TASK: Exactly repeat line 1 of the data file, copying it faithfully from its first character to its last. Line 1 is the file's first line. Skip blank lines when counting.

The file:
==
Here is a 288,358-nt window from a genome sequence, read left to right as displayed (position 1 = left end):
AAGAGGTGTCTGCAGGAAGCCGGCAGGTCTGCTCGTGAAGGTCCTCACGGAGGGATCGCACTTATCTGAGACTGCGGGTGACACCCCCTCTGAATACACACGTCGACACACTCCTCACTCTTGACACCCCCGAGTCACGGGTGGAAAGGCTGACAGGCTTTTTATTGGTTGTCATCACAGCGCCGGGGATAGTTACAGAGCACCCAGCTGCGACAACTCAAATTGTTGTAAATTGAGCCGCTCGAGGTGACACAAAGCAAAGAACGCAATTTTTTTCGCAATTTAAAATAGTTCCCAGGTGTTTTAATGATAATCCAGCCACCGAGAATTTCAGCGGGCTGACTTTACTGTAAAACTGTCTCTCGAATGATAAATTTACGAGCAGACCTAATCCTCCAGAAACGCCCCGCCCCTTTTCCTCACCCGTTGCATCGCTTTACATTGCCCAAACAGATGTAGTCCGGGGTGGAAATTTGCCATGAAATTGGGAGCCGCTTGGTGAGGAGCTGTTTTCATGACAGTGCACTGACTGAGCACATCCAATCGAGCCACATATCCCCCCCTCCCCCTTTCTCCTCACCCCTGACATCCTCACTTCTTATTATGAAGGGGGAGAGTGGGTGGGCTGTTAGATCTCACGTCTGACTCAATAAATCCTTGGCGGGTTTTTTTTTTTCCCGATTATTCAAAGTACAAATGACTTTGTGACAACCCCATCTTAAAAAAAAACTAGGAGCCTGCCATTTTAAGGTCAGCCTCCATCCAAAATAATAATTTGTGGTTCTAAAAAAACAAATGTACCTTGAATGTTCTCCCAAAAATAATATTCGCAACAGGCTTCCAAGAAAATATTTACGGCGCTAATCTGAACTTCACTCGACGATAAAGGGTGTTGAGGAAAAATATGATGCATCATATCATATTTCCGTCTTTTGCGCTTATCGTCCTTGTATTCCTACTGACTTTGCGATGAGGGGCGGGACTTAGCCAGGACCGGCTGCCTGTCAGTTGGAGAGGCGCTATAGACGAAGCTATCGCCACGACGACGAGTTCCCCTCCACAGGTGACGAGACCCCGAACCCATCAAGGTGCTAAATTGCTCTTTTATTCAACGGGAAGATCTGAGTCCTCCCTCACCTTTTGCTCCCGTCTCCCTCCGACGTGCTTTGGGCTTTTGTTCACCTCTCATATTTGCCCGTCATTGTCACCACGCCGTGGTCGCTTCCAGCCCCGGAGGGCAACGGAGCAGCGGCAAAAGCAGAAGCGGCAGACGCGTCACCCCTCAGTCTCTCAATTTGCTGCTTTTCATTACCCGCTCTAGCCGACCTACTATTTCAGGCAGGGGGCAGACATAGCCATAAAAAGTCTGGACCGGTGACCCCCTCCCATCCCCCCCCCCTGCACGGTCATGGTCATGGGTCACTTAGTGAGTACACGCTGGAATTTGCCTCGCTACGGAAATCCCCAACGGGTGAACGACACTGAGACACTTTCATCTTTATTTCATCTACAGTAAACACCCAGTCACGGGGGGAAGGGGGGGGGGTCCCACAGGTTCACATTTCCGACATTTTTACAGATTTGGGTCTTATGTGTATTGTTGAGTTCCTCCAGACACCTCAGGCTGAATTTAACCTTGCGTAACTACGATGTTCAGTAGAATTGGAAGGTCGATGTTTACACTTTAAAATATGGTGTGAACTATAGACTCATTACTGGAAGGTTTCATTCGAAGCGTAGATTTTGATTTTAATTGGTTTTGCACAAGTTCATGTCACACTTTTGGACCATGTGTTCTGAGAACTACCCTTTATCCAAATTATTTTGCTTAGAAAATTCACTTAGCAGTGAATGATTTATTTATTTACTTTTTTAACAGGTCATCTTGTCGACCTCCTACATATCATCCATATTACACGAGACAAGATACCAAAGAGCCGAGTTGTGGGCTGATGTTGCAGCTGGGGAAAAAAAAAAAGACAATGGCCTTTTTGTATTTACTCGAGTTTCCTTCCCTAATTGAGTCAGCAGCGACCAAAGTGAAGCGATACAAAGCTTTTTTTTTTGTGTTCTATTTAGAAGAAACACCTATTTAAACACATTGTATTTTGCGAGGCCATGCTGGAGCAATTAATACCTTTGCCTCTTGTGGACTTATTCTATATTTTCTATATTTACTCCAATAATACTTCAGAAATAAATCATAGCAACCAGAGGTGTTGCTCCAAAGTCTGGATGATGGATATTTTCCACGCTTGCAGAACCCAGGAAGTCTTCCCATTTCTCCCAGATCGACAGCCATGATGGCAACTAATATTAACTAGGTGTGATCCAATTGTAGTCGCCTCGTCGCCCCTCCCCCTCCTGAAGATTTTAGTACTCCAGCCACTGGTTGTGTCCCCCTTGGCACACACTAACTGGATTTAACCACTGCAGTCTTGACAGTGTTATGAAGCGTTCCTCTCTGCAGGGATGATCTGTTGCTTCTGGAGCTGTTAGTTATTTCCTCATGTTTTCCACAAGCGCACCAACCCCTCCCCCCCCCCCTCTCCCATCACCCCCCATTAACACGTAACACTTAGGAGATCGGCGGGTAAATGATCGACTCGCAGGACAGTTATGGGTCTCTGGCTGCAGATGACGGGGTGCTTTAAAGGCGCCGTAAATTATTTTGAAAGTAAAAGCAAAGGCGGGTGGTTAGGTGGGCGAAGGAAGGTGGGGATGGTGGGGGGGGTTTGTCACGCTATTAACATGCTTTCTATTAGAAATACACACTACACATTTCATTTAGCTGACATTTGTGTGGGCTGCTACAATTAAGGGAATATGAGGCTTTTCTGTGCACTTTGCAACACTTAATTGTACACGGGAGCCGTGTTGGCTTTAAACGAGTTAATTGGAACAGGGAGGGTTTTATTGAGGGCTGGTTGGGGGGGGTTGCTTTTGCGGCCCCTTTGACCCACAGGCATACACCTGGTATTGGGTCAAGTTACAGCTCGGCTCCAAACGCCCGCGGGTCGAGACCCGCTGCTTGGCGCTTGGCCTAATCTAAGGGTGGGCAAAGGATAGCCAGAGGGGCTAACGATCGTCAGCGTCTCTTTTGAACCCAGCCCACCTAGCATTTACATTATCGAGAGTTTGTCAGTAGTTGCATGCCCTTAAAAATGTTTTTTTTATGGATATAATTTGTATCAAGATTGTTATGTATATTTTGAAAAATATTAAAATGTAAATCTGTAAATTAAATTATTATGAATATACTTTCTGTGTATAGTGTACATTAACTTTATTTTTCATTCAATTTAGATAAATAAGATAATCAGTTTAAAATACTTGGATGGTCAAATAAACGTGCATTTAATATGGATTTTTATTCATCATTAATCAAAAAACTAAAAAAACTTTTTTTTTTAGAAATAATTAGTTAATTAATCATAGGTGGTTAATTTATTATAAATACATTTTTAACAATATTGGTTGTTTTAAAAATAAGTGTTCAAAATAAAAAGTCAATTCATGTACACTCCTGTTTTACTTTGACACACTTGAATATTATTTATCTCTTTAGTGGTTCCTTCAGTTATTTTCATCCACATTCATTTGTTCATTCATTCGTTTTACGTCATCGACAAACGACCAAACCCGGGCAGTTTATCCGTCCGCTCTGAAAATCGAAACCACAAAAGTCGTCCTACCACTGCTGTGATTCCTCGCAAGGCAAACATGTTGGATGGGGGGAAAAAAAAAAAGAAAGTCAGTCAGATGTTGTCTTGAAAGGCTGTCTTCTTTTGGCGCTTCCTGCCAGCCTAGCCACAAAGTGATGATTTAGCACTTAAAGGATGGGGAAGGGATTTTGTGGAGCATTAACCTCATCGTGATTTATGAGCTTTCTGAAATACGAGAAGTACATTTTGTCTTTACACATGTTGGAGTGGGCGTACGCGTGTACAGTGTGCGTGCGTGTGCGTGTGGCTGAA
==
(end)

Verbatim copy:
Here is a 288,358-nt window from a genome sequence, read left to right as displayed (position 1 = left end):